Kindle vs. Nook: what makes it better than the other? As e-readers become increasingly popular, it is vital to contrast and compare the chief points of the functions so that you can create an informed purchasing decision. Now the most famous brands in the electronic reader market include Amazon’s Kindle and Barnes and Noble’s Nook. These 2 marks to analyze the characteristics of the electronic reader that are important to compare.
About a few year ago Kindle vs. Nook was a bit more one-sided. Nook was the first generation while Kindle was in its second version. The technology has advanced as expected. Amazon has released the latest version of Kindle, and Nook and Barnes and Noble also have just updated its software. Both electronic readers have developed and added functions. Below are 7 main areas, using Kindle vs. Nook, which you must keep in mind before making a purchase decision.
In general, Kindle is faster than Nook. Kindle turns on faster, pages become faster, downloads are faster and synchronization is faster. The touch screen of Nook is not very receptive and sometimes you must touch it a couple of times to respond or simply to activate it from sleep mode.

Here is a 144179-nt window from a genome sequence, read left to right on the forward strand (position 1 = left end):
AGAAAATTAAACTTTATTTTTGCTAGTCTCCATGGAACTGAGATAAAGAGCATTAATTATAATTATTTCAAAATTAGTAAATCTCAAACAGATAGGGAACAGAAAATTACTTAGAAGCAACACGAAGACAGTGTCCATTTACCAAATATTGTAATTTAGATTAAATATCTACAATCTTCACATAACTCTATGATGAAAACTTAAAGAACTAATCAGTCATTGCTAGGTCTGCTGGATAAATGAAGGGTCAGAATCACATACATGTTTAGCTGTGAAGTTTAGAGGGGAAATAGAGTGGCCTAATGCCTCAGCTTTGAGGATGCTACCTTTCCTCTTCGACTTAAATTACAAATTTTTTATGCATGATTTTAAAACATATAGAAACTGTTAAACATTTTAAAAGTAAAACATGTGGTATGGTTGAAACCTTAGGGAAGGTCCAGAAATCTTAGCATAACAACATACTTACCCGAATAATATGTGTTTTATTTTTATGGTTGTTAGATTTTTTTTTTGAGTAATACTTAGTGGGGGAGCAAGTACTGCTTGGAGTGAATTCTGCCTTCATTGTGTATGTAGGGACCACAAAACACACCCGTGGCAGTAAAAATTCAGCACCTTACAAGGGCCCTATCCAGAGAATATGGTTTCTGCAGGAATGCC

Kindle has a screen without backlighting that reduces eyestrain, is better for readability and may be read in sunlight as well. The Kindle “electronic ink electronic paper” screen makes the text appear as if you were reading it on actual paper. A minor comparison between Kindle vs. Nook is that Kindle has a less deep surface with the more matte finish, while the Nook has a glossy finish that may be annoying with reflections.
The Nook has a navigation menu with a touchscreen, while the Kindle uses fixed keyboard and button technology to navigate the text and titles. Both use the page button spinning. The Nook’s touchscreen is popular, but it makes the Nook a bit slower and contributes to shortening battery life compared to the Kindle. See more.
Both Nook and Kindle allow you to put PDF and other files on your device and you can listen to music on both while reading.
The Nook has free Wi-Fi access at AT&T access points and at Barnes and Noble stores. The Kindle connects for free to AT & T Wi-Fi access points, as well as to other free Wi-Fi hotspots. The Kindle works in 100 countries wirelessly and territories in the world.
Currently, Amazon allows Kindle e-books to be shared for up to two weeks between Kindle owners or people with the Kindle app. The Nook has continuously allowed sharing titles for up to two weeks between users of the Nook and Nook app users.
Kindle has a much longer battery than Nook. Maintaining the wireless connection shortens the battery life for both, but the Kindle has a longer life in both modes.